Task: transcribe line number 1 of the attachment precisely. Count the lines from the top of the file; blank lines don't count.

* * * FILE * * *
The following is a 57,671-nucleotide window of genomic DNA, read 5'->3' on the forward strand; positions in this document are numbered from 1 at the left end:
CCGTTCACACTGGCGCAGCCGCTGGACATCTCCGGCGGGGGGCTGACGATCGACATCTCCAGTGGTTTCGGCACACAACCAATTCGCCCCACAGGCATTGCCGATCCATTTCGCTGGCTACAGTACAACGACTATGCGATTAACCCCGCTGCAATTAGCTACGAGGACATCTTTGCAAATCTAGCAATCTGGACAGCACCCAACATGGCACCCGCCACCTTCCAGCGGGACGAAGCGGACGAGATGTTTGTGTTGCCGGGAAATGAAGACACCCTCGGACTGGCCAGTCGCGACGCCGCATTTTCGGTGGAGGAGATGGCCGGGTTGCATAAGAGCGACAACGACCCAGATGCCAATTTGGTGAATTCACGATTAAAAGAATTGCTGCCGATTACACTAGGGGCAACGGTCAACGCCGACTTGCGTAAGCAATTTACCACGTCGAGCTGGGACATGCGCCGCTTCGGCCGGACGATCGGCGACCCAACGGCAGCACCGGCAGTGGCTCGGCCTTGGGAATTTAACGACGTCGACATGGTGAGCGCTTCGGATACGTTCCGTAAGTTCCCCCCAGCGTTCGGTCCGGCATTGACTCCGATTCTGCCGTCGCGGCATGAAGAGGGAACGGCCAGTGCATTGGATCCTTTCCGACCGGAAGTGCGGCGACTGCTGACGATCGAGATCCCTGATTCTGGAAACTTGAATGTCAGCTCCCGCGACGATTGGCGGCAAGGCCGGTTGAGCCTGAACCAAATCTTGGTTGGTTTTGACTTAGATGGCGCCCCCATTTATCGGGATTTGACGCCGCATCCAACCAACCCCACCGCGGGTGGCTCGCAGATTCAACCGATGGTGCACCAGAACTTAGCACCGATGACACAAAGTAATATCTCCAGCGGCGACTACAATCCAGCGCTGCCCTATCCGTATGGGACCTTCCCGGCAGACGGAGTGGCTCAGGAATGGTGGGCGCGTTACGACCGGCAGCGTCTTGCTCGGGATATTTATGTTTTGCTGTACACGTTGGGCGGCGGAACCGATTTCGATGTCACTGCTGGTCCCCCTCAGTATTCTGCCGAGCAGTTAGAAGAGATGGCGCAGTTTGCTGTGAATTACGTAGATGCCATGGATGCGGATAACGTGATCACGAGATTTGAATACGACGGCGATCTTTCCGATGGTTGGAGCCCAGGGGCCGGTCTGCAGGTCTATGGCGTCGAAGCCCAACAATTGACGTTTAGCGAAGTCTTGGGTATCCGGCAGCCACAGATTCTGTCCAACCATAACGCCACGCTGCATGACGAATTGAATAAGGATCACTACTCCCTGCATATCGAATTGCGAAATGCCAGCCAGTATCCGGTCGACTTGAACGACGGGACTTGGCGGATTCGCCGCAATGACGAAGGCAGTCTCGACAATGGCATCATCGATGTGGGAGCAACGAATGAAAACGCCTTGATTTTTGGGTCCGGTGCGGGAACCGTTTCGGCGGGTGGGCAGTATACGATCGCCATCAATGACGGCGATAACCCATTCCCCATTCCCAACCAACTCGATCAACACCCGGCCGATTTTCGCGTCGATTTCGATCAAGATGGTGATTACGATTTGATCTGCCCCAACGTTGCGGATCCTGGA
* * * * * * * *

The following is a 57,671-nucleotide window of genomic DNA, read 5'->3' on the forward strand; positions in this document are numbered from 1 at the left end: